The US Customs and Border Protection released more than 2.3 million migrants into the country at the southern border under the Biden administration, allowing in the vast majority of migrant families and some adult groups, according to a recent Department of Homeland Security report.
An NYT report mentioned that there are now around 11 million undocumented immigrants inside the US — three times the number that lived here in 1990 — straining the resources of cities like Denver, New York, and Chicago.
“One Democrat who even ran unsuccessfully for a county legislative seat said he is ready to vote Donald Trump this time, unhappy with open borders and migrant tent cities under Joe Biden,” Chopra, former editor of New York-based daily, The South Asian Times, told IANS.
Vyas said that the chances of Trump returning as president cannot be ruled out.
“Donald Trump talked about building a wall and putting America first. These ideas are making him a popular choice. Will we have Trump as President again? This can’t be ruled out,” he said.
While Indian Americans have largely sided with the Democrats, Madan told IANS that it is more about choosing a “reliable American administration”.
“Democrats or Republicans, no one votes for four years of unpredictability but chooses a reliable American administration.”
While there was an initial wave of excitement among the community with the entry of Ramaswamy and Haley in the presidential race, Madan said that an individual’s race or ethnicity itself is not a defining factor.
“Every election becomes another chance to participate and hope for a favorable outcome amid political polarisation. Although their diverse attitudes and attributes are dividing Indian American voters for the 2024 US Presidential elections, an individual’s race or ethnicity itself is not a defining factor,” Madan told IANS.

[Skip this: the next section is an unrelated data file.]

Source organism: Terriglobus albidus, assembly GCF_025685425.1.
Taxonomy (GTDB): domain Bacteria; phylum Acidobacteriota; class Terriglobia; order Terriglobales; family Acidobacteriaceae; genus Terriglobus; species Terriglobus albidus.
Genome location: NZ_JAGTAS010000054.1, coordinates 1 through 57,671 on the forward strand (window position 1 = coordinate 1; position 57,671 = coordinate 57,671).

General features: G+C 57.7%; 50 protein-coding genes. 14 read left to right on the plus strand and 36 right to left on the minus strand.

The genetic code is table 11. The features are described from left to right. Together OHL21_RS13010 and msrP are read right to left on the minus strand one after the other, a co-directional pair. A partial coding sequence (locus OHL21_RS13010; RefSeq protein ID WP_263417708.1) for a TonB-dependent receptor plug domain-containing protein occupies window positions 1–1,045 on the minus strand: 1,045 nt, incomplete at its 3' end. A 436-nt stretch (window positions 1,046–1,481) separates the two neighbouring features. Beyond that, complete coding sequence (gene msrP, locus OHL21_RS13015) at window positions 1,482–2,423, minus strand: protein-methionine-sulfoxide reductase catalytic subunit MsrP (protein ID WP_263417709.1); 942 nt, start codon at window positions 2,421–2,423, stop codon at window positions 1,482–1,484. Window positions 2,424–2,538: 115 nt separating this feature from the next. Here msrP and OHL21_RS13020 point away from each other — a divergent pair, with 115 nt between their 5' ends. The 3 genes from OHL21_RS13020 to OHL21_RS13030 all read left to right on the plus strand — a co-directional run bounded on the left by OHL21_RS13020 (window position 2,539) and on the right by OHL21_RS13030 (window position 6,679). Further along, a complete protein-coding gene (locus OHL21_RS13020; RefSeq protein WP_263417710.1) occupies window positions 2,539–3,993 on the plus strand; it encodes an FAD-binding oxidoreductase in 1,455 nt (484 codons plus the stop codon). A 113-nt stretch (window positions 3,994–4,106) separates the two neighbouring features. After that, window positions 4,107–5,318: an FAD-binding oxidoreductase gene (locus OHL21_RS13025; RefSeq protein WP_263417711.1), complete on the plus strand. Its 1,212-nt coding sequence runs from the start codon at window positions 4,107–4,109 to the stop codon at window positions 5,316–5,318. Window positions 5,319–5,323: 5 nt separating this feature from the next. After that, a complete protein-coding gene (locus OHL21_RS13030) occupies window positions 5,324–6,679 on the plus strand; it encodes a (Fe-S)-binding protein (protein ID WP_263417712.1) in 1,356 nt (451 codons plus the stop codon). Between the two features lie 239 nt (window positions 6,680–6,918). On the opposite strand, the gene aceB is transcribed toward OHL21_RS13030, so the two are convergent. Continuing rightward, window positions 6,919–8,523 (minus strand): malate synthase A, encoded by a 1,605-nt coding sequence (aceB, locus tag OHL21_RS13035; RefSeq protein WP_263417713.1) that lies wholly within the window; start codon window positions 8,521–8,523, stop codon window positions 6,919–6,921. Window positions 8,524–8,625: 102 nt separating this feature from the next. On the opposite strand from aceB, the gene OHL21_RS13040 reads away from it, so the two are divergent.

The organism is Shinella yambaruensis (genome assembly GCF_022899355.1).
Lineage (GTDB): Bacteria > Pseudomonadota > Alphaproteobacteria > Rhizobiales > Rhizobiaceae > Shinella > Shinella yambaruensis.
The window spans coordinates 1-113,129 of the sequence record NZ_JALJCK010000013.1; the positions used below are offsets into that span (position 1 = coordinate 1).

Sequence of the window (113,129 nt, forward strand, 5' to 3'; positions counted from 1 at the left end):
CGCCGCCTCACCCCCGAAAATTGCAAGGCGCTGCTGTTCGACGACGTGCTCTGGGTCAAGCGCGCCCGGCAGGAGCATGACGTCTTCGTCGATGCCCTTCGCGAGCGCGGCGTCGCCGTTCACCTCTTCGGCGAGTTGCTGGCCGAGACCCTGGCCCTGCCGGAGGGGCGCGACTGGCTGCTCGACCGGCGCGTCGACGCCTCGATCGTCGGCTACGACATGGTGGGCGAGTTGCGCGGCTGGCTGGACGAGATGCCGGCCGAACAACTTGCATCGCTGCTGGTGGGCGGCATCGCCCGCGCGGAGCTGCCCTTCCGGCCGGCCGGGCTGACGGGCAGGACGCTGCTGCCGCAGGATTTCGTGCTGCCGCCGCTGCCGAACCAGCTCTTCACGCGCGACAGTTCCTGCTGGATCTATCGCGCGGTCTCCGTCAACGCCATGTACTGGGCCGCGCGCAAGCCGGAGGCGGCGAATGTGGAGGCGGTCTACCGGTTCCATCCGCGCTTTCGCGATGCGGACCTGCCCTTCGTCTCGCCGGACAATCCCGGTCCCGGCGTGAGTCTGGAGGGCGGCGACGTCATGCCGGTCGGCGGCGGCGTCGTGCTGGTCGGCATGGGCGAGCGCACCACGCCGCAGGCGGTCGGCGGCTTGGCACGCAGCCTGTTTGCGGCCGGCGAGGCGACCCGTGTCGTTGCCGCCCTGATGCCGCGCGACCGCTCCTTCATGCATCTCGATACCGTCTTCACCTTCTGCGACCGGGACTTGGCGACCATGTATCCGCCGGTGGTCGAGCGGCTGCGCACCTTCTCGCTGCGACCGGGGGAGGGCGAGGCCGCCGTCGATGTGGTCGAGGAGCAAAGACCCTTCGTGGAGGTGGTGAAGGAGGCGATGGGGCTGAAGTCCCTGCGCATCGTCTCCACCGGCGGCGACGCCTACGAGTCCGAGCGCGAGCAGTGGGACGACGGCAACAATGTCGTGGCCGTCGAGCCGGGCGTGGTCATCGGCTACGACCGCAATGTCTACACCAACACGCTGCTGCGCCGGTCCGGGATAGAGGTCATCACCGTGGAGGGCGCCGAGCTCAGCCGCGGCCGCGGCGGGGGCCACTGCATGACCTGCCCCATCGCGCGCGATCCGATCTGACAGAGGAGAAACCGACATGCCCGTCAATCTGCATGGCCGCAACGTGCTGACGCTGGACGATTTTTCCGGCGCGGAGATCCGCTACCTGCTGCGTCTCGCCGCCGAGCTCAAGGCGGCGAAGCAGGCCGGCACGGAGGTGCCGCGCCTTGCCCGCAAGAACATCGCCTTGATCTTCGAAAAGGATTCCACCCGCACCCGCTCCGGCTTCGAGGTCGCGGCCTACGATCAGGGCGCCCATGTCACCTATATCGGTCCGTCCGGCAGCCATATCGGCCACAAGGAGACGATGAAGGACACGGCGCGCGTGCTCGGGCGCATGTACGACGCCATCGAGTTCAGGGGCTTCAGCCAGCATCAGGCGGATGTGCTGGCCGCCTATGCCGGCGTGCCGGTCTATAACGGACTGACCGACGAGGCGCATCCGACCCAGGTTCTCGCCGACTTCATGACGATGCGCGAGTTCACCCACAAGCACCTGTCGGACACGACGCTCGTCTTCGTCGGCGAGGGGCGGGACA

Haley, who continues to be in the Republican presidential race, launched her campaign by calling herself a daughter of immigrants but has not garnered much support from the community.
“About Nikki Haley, Indians don’t consider her a viable candidate — her being of Indian origin is not much in their equation,” Chopra told IANS on being asked about the former South Carolina governor’s chances against Trump.
Vyas said that “at this point, she doesn’t seem to be holding any ground against former president Trump”.
According to a Monmouth University-Washington Post poll released this week, Haley is trailing Trump by 26 points in her home state of South Carolina.
With the former president winning the two primary contests held so far, the 2024 presidential campaign appears to be inexorably heading towards a Trump-Biden rematch, with most voters wishing there were better candidates in the race.
Close to 74 per cent of Indian-American voters are thought to have backed Biden in 2020, according to a 2022 survey by AAPI (Asian American and Pacific Islander) data, compared to just 15 per cent supporting Trump.
Political experts believe that in 2024, much of those 74 per cent of the votes — comprising businessmen, corporate or tech professionals — are more likely to swing to the right as they favor lower tax rates.
The Affirmative Action at Harvard, anti-caste legislation in California, Khalistan meace, growing attacks on Hindu temples, and fallout of the Israel-Hamas conflict on college campuses do not paint a pretty picture for the Hindus and other minorities.
Says Madan, “How all turns out is fluid until all know who is next, yet hopes for the best prevail”.